West Bloomfield Township Public Library
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Architects and Architecture

Learn more about the visionaries behind some of the world's most iconic buildings.

Building the modern world : Albert Kahn in Detroit by Michael H Hodges

Building the Modern World: Albert Kahn in Detroit' by Michael H. Hodges tells the story of the German-Jewish immigrant who rose from poverty to become one of the most influential architects of the twentieth century. Kahn's buildings not only define downtown Detroit, but his early car factories for Packard Motor and Ford revolutionized the course of industry and architecture alike

Designing Detroit : Wirt Rowland and the rise of modern American architecture by Michael G Smith

In the early 1900s, Detroit was leading the nation in architectural innovation and designer Wirt Rowland was at the forefront of this advancement, yet few are even aware of his substantial contribution to the evolution of architectural style.During the early twentieth century, Rowland devised a wholly new or "modern" design for buildings, one not reliant on decorative elements copied from architecture of the past. As buildings became more specialized for their intended use, Rowland met the challenge with entirely new design methodologies and a number of improved technologies and materials that subsequently became commonplace. Designing Detroit: Wirt Rowland and the Rise of Modern American Architecture begins with a brief overview of Rowland's early life and career. Author Michael G. Smith goes on to analyze Rowland's achievements in building design and as a leader of Detroit's architectural community throughout both World Wars and the Great Depression. This book is concerned primarily with Rowland's influence on Detroit architecture, but spans beyond his work in Michigan to include the designer's broad reach from New York to Miami. A comprehensive appendix includes extensive lists of Rowland's publications, locations he had designed, and jobs taken on by his firm during his tenure

Yamasaki in Detroit : a search for serenity by John (John Timothy) Gallagher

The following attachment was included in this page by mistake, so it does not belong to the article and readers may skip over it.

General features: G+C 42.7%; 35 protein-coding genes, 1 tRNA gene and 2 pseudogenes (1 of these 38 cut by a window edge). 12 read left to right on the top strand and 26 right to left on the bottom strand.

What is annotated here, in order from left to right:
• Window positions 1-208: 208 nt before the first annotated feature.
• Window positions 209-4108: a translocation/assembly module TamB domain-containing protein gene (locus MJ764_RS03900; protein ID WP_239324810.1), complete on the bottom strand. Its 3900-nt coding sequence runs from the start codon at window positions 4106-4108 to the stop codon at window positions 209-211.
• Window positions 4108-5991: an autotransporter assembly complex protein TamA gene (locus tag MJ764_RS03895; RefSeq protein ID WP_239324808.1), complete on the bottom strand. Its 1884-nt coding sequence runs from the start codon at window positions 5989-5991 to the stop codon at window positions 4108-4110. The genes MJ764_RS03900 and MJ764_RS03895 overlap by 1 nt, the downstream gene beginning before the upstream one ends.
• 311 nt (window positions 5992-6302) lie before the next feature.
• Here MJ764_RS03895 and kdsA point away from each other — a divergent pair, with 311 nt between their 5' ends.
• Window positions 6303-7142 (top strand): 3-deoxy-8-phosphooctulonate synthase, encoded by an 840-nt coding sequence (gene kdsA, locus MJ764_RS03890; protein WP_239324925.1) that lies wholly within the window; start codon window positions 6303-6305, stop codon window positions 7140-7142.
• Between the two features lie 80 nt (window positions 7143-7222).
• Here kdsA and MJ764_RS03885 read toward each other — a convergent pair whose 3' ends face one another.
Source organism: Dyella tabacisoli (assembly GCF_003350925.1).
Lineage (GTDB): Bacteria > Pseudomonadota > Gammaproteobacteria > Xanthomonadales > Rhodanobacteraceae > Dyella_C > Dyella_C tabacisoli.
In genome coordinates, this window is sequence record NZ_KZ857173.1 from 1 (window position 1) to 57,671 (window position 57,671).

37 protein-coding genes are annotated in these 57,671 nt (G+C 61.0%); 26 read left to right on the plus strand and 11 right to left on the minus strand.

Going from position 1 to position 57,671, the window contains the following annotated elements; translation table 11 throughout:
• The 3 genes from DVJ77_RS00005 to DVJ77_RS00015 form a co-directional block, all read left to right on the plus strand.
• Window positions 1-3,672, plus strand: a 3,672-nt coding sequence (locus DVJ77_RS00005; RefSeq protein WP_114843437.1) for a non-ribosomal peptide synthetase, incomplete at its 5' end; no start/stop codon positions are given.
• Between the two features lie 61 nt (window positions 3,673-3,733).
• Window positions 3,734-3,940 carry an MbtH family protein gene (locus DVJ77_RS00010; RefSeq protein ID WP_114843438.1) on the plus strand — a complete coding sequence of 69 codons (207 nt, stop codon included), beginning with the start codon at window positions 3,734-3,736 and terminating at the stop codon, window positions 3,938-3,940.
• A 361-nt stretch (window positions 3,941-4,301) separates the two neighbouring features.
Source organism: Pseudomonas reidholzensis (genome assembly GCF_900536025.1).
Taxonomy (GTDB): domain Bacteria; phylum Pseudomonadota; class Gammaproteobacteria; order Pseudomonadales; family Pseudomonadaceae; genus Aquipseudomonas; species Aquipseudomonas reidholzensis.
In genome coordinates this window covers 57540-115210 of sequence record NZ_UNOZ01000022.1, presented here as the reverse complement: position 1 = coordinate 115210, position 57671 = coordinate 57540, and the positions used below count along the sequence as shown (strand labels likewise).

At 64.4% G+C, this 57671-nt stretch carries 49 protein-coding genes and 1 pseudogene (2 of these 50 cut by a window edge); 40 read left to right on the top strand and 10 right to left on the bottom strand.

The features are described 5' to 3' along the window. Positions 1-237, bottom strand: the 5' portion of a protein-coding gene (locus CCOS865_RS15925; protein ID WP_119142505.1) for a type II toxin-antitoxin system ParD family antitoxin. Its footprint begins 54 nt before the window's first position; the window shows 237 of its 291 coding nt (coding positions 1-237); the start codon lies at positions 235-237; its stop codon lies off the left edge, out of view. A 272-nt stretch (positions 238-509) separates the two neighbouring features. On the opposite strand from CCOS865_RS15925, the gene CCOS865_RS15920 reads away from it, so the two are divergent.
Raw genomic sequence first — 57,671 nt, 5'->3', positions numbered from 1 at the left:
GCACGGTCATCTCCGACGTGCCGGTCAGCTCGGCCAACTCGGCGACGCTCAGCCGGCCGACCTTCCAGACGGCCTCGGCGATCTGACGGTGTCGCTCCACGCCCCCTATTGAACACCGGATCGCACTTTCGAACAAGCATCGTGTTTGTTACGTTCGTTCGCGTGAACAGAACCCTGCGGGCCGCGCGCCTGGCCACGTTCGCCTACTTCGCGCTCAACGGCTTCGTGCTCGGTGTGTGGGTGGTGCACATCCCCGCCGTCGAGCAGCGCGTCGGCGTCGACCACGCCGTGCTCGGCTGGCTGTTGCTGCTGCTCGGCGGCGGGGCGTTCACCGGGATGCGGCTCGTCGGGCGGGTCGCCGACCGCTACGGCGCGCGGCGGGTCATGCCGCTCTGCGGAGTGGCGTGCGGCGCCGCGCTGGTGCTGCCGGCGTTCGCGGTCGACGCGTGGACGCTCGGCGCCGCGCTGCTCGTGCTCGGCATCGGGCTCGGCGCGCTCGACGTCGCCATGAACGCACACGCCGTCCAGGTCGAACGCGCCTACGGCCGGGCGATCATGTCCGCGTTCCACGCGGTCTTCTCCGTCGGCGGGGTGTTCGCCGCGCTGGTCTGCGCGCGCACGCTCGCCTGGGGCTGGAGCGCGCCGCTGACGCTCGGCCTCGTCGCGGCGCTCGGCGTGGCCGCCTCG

Architects of an American landscape : Henry Hobson Richardson, Frederick Law Olmsted, and the reimagining of America's public and private spaces by Hugh Howard

"A dual portrait of America's first great architect, Henry Hobson Richardson, and her finest landscape designer, Frederick Law Olmsted--and their immense impact on America"--

Plagued by fire : the dreams and furies of Frank Lloyd Wright by Paul Hendrickson

"This is a Borzoi book published by Alfred A. Knopf."

The man in the glass house : Philip Johnson, architect of the modern century by Mark Lamster

Frank Lloyd Wright

Uses interviews and archival footage to tell the story of the melodramatic life and stunning architecture of Frank Lloyd Wright. Discusses some of the 800+ buildings designed by Wright, including the Guggenheim Museum, the Johnson Wax Building, Fallingwater, Unity Temple, and Taliesin. Examines how Wright's buildings and ideas changed the way we live, work, and see the world around us. Documents the turbulence of Wright's personal life, including his three marriages, financial troubles, and many scandals

Architecture's odd couple : Frank Lloyd Wright and Philip Johnson by Hugh Howard

"In architectural terms, the twentieth century can be largely summed up with two names: Frank Lloyd Wright and Philip Johnson. Wright (1867-1959) began it with his romantic prairie style; Johnson (1906-2005) brought down the curtain with his spare postmodernist experiments. Between them, they built some of the most admired and discussed buildings in American history. Differing radically in their views on architecture, Wright and Johnson shared a restless creativity, enormous charisma, and an outspokennessthat made each man irresistible to the media. Often publicly at odds, they were the twentieth century's flint and steel; their repeated encounters consistently set off sparks. Yet as acclaimed historian Hugh Howard shows, their rivalry was also a fruitful artistic conversation, one that yielded new directions for both men. It was not despite but rather because of their contentious--and not always admiring--relationship that they were able so powerfully to influence history. In Architecture's Odd Couple,Howard deftly traces the historical threads connecting the two men and offers readers a distinct perspective on the era they so enlivened with their designs. Featuring many of the structures that defined modern space--from Fallingwater to the Guggenheim,from the Glass House to the Seagram Building--this book presents an arresting portrait of modern architecture's odd couple and how they shaped the American landscape by shaping each other"--